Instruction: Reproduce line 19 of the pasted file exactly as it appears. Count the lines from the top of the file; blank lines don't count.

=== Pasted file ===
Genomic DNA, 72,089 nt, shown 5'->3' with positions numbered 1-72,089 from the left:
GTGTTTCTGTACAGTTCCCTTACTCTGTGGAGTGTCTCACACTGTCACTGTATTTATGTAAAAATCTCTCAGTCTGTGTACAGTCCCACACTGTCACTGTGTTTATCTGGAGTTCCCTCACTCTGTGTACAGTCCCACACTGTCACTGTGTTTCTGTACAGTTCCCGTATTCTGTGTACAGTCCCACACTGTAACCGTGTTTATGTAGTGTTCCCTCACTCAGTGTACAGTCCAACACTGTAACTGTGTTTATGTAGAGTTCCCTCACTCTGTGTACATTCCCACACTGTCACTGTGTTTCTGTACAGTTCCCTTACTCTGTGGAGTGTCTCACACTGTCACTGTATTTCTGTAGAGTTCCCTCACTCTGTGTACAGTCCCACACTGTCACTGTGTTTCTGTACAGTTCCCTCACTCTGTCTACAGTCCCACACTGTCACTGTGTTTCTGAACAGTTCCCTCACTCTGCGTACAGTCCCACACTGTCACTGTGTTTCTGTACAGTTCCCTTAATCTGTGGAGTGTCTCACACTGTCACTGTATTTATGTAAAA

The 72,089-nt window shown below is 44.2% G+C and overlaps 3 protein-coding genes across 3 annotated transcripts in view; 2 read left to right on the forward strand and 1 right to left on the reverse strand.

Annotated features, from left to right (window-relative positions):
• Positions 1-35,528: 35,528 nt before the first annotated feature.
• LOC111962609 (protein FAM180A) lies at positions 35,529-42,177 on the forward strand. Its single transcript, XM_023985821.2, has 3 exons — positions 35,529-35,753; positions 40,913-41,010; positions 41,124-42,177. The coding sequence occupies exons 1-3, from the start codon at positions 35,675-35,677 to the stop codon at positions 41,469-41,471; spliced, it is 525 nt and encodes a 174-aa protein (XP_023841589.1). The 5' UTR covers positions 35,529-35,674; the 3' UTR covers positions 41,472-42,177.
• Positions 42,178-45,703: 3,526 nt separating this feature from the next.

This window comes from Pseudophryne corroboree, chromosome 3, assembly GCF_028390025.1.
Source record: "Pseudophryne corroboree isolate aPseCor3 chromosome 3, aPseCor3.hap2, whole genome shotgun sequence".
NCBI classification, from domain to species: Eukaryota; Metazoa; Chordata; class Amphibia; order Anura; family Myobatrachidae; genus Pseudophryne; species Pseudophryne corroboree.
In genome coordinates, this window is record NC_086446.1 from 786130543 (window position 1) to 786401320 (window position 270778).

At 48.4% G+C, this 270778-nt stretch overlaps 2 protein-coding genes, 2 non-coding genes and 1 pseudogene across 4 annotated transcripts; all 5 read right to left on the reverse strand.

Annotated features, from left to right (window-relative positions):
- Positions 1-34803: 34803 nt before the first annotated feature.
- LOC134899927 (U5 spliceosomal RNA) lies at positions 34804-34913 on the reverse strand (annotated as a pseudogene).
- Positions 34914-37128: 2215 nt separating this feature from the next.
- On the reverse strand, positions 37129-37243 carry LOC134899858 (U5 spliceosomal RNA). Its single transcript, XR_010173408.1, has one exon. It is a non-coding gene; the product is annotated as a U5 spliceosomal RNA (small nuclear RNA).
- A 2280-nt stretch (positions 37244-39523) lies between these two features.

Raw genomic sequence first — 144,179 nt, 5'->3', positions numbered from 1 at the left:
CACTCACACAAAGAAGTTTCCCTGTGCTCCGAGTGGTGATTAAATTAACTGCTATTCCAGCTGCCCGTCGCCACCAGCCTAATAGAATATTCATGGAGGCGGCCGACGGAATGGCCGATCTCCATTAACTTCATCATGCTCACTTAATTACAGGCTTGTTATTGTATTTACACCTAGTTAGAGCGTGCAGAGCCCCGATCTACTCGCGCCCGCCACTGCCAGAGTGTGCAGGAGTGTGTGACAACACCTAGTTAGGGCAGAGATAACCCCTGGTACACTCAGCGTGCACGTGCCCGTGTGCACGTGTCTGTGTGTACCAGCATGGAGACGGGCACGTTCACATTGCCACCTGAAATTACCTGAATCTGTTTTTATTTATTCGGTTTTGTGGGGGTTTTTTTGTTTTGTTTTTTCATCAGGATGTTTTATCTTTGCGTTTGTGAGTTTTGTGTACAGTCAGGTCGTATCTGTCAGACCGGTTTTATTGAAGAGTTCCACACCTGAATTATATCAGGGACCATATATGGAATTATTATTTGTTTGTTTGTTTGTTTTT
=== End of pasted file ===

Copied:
Raw genomic sequence first — 144,179 nt, 5'->3', positions numbered from 1 at the left: